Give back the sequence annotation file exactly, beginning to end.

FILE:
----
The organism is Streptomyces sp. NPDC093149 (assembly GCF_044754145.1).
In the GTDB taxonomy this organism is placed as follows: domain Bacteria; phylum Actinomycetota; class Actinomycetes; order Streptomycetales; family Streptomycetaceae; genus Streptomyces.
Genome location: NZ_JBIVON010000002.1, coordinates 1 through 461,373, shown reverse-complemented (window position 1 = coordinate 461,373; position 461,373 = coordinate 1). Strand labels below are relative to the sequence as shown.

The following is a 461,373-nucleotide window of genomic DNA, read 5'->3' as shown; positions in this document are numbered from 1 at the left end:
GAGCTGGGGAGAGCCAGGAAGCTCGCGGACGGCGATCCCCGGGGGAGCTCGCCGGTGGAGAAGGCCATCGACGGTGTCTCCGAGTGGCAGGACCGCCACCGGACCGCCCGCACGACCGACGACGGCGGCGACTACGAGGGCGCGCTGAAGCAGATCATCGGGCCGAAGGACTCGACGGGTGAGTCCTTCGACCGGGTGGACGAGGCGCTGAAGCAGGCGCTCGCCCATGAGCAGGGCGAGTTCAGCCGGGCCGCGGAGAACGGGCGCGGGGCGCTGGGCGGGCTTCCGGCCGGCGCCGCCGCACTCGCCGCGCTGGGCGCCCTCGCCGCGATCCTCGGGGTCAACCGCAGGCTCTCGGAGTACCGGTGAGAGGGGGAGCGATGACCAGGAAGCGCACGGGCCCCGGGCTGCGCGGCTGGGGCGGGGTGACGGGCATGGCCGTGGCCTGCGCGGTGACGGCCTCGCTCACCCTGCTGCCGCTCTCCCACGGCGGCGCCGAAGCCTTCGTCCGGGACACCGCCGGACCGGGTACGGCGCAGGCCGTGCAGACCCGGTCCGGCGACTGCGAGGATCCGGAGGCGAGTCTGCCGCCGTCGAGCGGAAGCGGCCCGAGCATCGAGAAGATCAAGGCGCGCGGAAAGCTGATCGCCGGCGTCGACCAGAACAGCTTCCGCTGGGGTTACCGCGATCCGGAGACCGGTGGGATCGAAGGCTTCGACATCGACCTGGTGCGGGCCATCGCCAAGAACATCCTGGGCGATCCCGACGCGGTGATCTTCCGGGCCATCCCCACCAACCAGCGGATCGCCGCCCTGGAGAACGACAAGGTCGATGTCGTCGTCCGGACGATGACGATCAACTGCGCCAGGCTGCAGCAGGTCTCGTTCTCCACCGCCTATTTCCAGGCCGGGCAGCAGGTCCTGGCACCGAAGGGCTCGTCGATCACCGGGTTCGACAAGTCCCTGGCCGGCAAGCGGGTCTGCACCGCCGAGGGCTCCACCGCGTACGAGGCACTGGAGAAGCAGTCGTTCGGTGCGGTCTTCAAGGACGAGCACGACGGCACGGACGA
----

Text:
The organism is Streptomyces sp. NPDC093149 (assembly GCF_044754145.1).
In the GTDB taxonomy this organism is placed as follows: domain Bacteria; phylum Actinomycetota; class Actinomycetes; order Streptomycetales; family Streptomycetaceae; genus Streptomyces.
Genome location: NZ_JBIVON010000002.1, coordinates 1 through 461,373, shown reverse-complemented (window position 1 = coordinate 461,373; position 461,373 = coordinate 1). Strand labels below are relative to the sequence as shown.

The following is a 461,373-nucleotide window of genomic DNA, read 5'->3' as shown; positions in this document are numbered from 1 at the left end:
GAGCTGGGGAGAGCCAGGAAGCTCGCGGACGGCGATCCCCGGGGGAGCTCGCCGGTGGAGAAGGCCATCGACGGTGTCTCCGAGTGGCAGGACCGCCACCGGACCGCCCGCACGACCGACGACGGCGGCGACTACGAGGGCGCGCTGAAGCAGATCATCGGGCCGAAGGACTCGACGGGTGAGTCCTTCGACCGGGTGGACGAGGCGCTGAAGCAGGCGCTCGCCCATGAGCAGGGCGAGTTCAGCCGGGCCGCGGAGAACGGGCGCGGGGCGCTGGGCGGGCTTCCGGCCGGCGCCGCCGCACTCGCCGCGCTGGGCGCCCTCGCCGCGATCCTCGGGGTCAACCGCAGGCTCTCGGAGTACCGGTGAGAGGGGGAGCGATGACCAGGAAGCGCACGGGCCCCGGGCTGCGCGGCTGGGGCGGGGTGACGGGCATGGCCGTGGCCTGCGCGGTGACGGCCTCGCTCACCCTGCTGCCGCTCTCCCACGGCGGCGCCGAAGCCTTCGTCCGGGACACCGCCGGACCGGGTACGGCGCAGGCCGTGCAGACCCGGTCCGGCGACTGCGAGGATCCGGAGGCGAGTCTGCCGCCGTCGAGCGGAAGCGGCCCGAGCATCGAGAAGATCAAGGCGCGCGGAAAGCTGATCGCCGGCGTCGACCAGAACAGCTTCCGCTGGGGTTACCGCGATCCGGAGACCGGTGGGATCGAAGGCTTCGACATCGACCTGGTGCGGGCCATCGCCAAGAACATCCTGGGCGATCCCGACGCGGTGATCTTCCGGGCCATCCCCACCAACCAGCGGATCGCCGCCCTGGAGAACGACAAGGTCGATGTCGTCGTCCGGACGATGACGATCAACTGCGCCAGGCTGCAGCAGGTCTCGTTCTCCACCGCCTATTTCCAGGCCGGGCAGCAGGTCCTGGCACCGAAGGGCTCGTCGATCACCGGGTTCGACAAGTCCCTGGCCGGCAAGCGGGTCTGCACCGCCGAGGGCTCCACCGCGTACGAGGCACTGGAGAAGCAGTCGTTCGGTGCGGTCTTCAAGGACGAGCACGACGGCACGGACGA